Saturday, February 25, 2012


 Half-hour acrylic painting-sketch of Antillean Palm Swifts. They sometimes nest in holes burrowed out out of dead palm trunks.

 More sketches of palms and swifts, including the sketch I based the painting off of.

Yesterday I hacked a half-mature coconut from a tree that was bent over a stream. The meat was soft and I could pull it out with my fingers. Note the unprofessionally mauled coconut and associated shrapnel. I need to buy a sharpening file, but I also need practice.

I've observed three different ways to get a coconuts from the trees in the Dominican Republic:

(1) Climb the tree. This involves putting one's bare feet flat against the tree and monkey-walking up it with one's hands pulling oneself towards the tree. Even the most spry young tree-climbers get tired arms partway up the tallest trees. At that point (or maybe it's where the tree is narrow enough), they wrap their legs around the tree like you do when climbing a rope. Then they heave themselves up the tree in great hauling movements, about 12 inches at a time, slapping their body against the trunk and holding on tightly after each heave. 

I've only seen this done by young adults, children and teenagers. More often than not, they look a little freaked out when they're almost to the top but not yet able to reach the palm fronds and pull themselves to a comfortable position.

(2) Cut long poles and poke the coconuts out of the tree while standing on the ground. Sometimes this involves strapping three or four long poles together to poke into the tallest trees. It works best if you have a Y-shape cut at the end of the top pole, to catch the stem of the coco and push it upwards until it breaks.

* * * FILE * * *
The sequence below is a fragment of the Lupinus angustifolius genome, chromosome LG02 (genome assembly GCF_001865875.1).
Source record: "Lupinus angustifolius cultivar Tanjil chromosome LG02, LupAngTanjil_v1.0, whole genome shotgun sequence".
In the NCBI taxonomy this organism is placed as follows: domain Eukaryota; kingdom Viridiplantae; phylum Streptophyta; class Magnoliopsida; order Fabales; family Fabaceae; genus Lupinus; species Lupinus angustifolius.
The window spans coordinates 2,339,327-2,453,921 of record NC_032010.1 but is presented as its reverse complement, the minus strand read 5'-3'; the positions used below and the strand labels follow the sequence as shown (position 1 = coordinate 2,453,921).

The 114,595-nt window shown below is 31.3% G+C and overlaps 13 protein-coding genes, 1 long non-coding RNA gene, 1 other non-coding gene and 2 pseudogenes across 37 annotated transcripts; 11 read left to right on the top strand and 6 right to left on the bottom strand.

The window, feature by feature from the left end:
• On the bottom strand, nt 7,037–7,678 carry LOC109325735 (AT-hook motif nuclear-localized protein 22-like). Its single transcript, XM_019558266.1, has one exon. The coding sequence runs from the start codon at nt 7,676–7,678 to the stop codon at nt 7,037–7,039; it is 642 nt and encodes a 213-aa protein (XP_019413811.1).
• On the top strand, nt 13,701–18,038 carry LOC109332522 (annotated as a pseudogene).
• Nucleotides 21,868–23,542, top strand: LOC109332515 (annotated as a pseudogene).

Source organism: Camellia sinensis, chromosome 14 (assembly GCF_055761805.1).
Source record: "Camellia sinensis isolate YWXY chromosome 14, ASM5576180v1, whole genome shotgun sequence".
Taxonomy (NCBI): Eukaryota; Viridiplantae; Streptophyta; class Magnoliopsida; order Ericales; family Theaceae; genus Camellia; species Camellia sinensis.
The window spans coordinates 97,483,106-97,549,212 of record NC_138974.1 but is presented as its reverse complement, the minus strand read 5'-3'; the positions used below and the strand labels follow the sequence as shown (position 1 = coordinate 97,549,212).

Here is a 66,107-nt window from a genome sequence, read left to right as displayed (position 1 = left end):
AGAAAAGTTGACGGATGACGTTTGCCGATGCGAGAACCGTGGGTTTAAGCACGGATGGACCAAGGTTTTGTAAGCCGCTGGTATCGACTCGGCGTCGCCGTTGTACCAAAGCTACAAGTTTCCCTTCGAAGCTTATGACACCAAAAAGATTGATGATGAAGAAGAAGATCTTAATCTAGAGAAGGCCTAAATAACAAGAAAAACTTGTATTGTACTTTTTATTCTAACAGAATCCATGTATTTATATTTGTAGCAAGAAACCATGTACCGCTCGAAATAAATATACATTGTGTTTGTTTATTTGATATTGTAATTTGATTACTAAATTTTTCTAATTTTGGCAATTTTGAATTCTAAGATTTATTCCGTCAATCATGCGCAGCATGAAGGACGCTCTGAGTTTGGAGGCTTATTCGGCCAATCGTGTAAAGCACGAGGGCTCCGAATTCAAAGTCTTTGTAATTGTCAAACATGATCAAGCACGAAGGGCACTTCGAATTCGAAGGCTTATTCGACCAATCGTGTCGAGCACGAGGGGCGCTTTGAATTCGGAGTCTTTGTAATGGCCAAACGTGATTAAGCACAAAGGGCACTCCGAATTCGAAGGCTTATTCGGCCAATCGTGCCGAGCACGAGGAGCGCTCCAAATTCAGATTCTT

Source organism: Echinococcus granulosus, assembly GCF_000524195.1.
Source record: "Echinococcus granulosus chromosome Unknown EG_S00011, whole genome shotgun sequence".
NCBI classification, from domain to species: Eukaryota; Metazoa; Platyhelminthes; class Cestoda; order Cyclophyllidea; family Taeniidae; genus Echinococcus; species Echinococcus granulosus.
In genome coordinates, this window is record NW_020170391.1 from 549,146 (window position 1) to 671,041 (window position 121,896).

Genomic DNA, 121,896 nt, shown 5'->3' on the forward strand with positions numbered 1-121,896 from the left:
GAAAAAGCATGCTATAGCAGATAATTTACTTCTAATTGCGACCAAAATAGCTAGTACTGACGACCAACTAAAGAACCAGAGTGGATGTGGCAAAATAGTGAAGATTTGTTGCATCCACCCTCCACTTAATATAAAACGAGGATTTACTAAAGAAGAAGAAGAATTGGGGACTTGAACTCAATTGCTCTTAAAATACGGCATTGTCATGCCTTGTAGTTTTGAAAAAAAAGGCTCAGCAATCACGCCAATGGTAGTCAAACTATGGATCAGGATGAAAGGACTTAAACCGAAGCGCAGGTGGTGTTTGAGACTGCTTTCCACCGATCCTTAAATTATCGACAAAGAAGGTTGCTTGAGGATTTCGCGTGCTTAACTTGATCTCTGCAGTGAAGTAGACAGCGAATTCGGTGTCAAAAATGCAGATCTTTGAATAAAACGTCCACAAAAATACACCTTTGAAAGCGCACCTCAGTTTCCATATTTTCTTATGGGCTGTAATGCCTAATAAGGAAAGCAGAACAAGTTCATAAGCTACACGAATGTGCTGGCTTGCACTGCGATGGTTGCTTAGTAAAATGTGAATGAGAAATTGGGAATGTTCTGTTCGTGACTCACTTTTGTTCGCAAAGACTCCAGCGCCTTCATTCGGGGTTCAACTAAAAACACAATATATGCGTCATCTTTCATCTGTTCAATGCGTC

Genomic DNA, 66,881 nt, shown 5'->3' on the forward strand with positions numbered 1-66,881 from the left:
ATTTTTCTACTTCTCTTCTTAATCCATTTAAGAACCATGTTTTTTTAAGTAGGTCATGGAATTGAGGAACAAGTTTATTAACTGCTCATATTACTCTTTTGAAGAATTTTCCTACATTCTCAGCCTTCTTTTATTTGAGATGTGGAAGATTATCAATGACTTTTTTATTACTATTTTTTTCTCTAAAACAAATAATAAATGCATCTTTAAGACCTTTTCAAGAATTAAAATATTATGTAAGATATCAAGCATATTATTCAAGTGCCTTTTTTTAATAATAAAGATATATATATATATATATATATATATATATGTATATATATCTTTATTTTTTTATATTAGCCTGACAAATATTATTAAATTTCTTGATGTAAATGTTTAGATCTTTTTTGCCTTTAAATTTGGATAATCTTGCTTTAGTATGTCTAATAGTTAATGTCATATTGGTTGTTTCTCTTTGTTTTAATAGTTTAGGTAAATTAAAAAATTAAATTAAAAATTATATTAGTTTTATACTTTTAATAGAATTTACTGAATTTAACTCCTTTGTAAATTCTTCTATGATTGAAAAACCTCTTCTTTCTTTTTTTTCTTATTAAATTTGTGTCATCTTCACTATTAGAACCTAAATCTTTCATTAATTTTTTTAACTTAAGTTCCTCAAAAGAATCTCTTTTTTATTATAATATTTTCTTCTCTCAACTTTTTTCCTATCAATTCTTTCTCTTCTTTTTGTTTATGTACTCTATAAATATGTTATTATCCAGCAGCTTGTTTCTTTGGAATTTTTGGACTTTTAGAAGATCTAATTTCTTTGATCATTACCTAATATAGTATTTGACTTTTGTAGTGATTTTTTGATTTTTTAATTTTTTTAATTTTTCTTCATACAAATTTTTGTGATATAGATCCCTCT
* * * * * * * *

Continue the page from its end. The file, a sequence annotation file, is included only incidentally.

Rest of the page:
(3) Wait until the cocos hit the ground.

I'd like to do number (1), but only on small (10'-15') trees. I love climbing but I'm afraid of heights. I started climbing a short tree a couple days ago, but chickened out and went for option (2) instead, slicing a pole out of a nearby sapling thicket. (I could see that I wasn't the only one who had done this. Lots of same-sized saplings had already been cut from the same thicket.) I got a couple nice young coconuts, filled with sweet water.

The advantage to option (3) is that when cocos fall off a tree, the meat inside is nice and solid. The problem is that I'm competing against every other Dominican to get these cocos. There's no way you're going to find a fallen coconut within 15 feet of a trail - it will have been long-picked over. Case in point - five minutes after I plucked a coco from the tree I photographed, a man came over, cut all the rest down, and took them away.

So from now on I have to put on shoes and tromp through the bush like the rest of the Dominican men, looking for those big mean brown cocos. I think the trick might be to go out the morning after a big windstorm and some have blown off the trees.

No comments:

Post a Comment